It’s been really amazing, I was on tour for a long time before that and was doing a bunch of promo. I wasn’t really able to be in the studio. I love being in the studio and being able to write every day. In the beginning, I experimented a lot. I just wanted to work with different kinds of people and try out all the kinds of sounds that I’m into. I went into a bunch of sessions with people I’ve never worked with and I went back to collaborating with people I have worked with. It’s been a really amazing experience and I think I’ve really grown sonically and as a songwriter. I think it’s a step up. I mean, I don’t want to say too much about it because I don’t want to spoil anything, but I’m extremely excited and I love this more than anything I’ve ever done before – even though I’ll always love the songs I dropped in Era 1. I just think this is my best project yet.

What’s something you feel misunderstood by when it comes to your music?

A lot of things. Some people think I’m just this blonde, pop puppet. I’m an independent artist and I’m in charge of everything I do. I really care deeply. I know some people took “I Don’t Want It At All” the wrong way, but to me it was always a fun song. Somebody, who I think worked with Madonna back in the day when she dropped “Material Girl,” told me that she almost couldn’t come back from that because people thought it was vapid talking about wanting boys to buy you stuff. I just thought it was funny, but people took it very seriously. So, I think that song is my most misunderstood and sometimes reflects on me. I’m just kind of like “Why aren’t people willing to laugh? That song is a fun song. It’s not supposed to be anything serious.” I just want to have fun doing what I do and I think a lot of people just don’t understand the humor there. They think that real music has to be serious. I disagree. A lot of people think that pop isn’t real music and I disagree. I think there really is an art to writing pop music.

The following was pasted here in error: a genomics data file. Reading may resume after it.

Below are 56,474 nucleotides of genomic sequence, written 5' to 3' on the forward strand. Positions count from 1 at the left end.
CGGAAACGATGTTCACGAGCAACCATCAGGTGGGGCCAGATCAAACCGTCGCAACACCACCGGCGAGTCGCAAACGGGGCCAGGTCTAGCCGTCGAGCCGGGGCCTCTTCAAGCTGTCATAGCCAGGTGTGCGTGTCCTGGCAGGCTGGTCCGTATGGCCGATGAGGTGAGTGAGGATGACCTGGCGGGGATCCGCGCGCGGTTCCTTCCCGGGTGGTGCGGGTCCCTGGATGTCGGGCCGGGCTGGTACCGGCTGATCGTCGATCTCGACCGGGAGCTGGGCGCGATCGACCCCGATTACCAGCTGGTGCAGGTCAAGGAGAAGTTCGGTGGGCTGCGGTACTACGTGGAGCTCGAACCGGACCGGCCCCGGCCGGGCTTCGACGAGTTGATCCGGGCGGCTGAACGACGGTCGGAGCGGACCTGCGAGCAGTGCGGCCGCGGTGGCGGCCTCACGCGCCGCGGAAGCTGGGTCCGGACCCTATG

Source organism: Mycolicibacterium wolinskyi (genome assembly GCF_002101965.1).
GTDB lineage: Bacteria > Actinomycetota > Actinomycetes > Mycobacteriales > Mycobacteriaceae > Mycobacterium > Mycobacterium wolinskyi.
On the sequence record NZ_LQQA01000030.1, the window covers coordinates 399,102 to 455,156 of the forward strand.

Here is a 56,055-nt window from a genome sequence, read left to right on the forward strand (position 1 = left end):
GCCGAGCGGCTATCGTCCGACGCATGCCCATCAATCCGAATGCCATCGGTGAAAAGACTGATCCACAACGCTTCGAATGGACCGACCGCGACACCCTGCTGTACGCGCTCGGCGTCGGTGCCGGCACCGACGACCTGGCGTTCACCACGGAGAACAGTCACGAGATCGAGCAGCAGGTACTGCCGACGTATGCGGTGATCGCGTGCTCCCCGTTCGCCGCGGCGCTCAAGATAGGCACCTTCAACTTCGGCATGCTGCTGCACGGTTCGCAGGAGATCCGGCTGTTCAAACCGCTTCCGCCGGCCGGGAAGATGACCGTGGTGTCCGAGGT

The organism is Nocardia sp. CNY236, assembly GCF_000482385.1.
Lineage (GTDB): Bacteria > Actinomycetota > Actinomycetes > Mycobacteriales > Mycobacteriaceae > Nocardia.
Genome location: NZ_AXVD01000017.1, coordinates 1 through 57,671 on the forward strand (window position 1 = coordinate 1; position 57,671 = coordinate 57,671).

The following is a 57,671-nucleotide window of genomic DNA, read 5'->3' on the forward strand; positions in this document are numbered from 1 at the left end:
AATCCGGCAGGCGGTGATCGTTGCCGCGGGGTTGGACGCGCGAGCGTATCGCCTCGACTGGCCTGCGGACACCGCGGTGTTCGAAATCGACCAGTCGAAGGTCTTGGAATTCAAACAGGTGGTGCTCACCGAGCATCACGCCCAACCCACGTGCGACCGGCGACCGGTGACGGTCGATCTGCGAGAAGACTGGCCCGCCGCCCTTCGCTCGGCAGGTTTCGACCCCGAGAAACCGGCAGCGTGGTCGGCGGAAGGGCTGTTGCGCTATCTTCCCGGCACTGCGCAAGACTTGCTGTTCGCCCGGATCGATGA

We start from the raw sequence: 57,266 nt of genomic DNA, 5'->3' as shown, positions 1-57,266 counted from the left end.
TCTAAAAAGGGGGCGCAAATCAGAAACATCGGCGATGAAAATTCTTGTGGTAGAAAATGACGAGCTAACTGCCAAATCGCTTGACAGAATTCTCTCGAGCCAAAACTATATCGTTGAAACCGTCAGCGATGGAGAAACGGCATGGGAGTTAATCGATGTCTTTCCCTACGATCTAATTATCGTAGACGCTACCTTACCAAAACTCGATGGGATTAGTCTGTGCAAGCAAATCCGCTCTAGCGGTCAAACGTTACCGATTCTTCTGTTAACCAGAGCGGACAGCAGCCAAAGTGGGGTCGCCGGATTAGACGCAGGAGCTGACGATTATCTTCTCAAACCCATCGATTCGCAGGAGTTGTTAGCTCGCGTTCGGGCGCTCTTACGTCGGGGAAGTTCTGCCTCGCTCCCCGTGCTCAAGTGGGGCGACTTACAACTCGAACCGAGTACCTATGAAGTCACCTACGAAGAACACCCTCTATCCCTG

What do you consider being successful in music means?

It means something different to everybody. To me, being able to tour my entire life, having a real, legit career, relating to people – that’s kind of everything. Of course, I want big hits and I still want to chart this year. I’m competitive. I want to be able to compete with everything good that’s out there. Right now, being successful is going on my first tour this year and dropping my first complete project. As long as I’m always growing, getting better, and making my fans excited about music and about life, that is what being successful means to me. 

Close your eyes and picture what your career looks like in 5 years from now. What do you see?

I don’t want to have any expectations, because I feel like having big expectations makes me disappointed in reality. I’m trying to not picture anything and just let it happen, to be honest. I know that’s boring… Of course, I want to be as big as I can be, drop the best songs I can drop, and genuinely be happy. That’s always my goal.

Is there an inspirational quote or mantra you live by that you’d like to share with your fans?

I try to live by “don’t be afraid of making mistakes” and “trial and error.” I don’t like to go into things with fear. I think you can always tell when someone goes into things with fear. If you risk nothing, you win nothing. You have to be willing to lose and to fail and be able to be like “I’m going to bounce back from that.”


I also spoke with producer Jesse St. John, whom Kim frequently collaborates with (she literally leaked his phone number on “Got My Number”). He had this to say about Kim:

“Kim is literally one of the best writers I’ve ever worked with,” John said. She’s a songwriter first, and she knows exactly her brand and who she is. It’s not created outside of her, it comes from exactly who she is, and she is really intelligent and a really really adept songwriter. We connect so much because we’re both students of pop music… we just love pop and pop girls. It’s so fun to meet somebody who connects on that so much. I think connects so much with people because I feel like people can hear that. They feel like, ‘I feel seen.'”

You can read more of my chat with Jesse here.